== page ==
Dutch share their findings with UK buyers on how to boost consumption
Herman Peppelenbos: there's room for innovation, room for new concepts

Dutch share their findings with UK buyers on how to boost consumption

Rachel Anderson

As they strive to lift daily fruit and vegetable consumption, the UK’s fresh produce buyers can draw inspiration from Holland – the second largest exporter of vegetables to the UK and home of several, new initiatives that are successfully encouraging people to eat more fresh produce. Produce Business UK reports from The London Produce Show and Conference Fresh from Holland: Innovative Concepts seminar on June 9

Making vegetables ‘convenient, attractive and normal’

Fresh produce buyers are no doubt aware that just 30% of British adults aged 19-64 years are eating the recommended daily amount of five portions of fresh produce a day. Herman Peppelenbos, programme manager of customised food at Wageningen University’s Food and Biobased Research Institute, reveals that the situation in Holland is similarly underwhelming.

Explaining that vegetable consumption is the main problem, he says: “Almost 75% of Dutch people think they eat enough vegetables but only 15% of the Dutch actually eat [the old recommended amount] of 200g.” Despite this grim reality, he and his research team determinedly viewed this problem as an opportunity. “Most people only eat these [vegetables] at dinner. So we thought – what can we do to reach consumers? People want to eat healthily, they know fruits and vegetables are ok but somehow they don’t manage to do it – so let’s help them.”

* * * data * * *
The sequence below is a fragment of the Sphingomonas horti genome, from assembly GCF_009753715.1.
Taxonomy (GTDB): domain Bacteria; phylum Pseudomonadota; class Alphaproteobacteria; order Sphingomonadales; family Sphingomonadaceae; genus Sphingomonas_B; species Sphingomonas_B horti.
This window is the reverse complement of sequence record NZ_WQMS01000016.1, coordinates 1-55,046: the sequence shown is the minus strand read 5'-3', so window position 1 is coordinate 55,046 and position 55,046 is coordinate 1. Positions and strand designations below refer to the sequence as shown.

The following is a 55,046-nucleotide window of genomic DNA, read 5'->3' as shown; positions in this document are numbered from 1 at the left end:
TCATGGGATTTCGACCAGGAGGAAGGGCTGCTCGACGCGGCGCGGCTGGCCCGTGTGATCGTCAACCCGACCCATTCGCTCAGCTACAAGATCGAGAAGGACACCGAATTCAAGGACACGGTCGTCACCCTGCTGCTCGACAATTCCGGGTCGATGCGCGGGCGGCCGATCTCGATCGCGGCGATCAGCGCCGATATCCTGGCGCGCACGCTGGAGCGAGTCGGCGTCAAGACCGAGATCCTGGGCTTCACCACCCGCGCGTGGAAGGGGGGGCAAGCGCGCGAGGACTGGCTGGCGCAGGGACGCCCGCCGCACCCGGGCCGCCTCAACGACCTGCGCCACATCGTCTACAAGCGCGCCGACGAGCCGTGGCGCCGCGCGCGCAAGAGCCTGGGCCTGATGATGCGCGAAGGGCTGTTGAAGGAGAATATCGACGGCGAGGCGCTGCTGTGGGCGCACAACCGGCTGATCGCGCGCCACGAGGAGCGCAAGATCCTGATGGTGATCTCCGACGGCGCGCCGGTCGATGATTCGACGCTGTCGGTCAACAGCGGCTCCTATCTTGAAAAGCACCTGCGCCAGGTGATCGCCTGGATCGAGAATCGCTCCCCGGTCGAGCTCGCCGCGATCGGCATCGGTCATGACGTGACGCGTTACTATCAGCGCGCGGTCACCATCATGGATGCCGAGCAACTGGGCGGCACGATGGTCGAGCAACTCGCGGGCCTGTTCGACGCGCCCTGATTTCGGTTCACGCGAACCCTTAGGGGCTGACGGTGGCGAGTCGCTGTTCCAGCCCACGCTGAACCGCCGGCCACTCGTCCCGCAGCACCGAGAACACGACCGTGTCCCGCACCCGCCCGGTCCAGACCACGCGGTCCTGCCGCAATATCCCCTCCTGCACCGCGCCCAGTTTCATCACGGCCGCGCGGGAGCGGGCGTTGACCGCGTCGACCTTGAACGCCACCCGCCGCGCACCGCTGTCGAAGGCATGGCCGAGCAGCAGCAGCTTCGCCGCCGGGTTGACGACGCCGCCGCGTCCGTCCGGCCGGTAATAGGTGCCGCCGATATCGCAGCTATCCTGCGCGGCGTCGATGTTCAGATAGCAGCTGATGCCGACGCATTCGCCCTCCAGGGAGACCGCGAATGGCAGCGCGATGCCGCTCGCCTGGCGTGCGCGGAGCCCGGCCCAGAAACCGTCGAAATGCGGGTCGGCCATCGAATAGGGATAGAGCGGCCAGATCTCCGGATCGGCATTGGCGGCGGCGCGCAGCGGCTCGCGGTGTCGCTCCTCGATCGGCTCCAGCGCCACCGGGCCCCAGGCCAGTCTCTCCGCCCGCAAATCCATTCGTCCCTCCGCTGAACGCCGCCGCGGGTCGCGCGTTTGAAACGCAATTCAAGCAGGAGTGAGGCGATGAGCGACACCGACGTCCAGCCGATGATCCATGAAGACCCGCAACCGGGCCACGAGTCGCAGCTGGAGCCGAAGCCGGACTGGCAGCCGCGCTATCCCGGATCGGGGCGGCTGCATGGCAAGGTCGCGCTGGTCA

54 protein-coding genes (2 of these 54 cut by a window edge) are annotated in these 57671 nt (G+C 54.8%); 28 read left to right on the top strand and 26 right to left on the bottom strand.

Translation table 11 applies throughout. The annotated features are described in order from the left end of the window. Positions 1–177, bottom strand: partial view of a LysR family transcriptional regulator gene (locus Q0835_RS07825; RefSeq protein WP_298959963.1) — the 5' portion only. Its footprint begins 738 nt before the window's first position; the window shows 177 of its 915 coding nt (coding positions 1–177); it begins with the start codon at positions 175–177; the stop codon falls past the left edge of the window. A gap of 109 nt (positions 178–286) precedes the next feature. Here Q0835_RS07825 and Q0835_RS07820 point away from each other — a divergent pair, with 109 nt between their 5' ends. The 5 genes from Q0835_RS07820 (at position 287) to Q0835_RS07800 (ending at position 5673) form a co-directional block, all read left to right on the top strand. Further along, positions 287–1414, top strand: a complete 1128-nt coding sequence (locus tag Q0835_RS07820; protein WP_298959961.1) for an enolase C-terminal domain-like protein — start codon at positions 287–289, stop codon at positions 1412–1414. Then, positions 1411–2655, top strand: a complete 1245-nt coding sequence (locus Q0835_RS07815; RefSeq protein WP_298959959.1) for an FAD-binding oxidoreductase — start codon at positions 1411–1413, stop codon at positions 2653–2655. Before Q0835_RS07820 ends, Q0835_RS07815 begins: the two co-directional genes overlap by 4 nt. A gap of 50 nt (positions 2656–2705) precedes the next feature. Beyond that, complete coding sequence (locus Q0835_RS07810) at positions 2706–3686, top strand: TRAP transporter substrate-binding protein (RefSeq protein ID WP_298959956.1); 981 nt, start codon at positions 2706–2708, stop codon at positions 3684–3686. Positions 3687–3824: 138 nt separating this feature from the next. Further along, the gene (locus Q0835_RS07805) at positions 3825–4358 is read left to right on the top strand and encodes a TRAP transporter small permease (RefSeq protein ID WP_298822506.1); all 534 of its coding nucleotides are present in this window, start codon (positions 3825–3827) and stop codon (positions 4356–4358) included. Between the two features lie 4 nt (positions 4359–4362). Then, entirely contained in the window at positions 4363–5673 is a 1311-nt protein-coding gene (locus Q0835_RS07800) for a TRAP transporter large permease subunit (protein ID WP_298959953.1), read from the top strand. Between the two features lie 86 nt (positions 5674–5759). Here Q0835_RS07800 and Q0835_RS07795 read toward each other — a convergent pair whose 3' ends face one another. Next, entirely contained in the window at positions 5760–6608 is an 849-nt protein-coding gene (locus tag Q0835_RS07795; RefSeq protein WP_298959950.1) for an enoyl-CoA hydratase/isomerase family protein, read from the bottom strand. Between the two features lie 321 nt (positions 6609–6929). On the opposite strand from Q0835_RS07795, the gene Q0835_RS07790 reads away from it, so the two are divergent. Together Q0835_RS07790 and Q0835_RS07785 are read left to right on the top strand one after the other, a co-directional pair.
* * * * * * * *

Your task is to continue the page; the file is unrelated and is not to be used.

He reveals that the research institute carried out a project that aimed to help people form new eating habits by making the vegetables “convenient, attractive, and normal.” “When it becomes a habit you don’t think about what you are eating – you just do it.” As part of this experiment, the university served vegetable snacks to: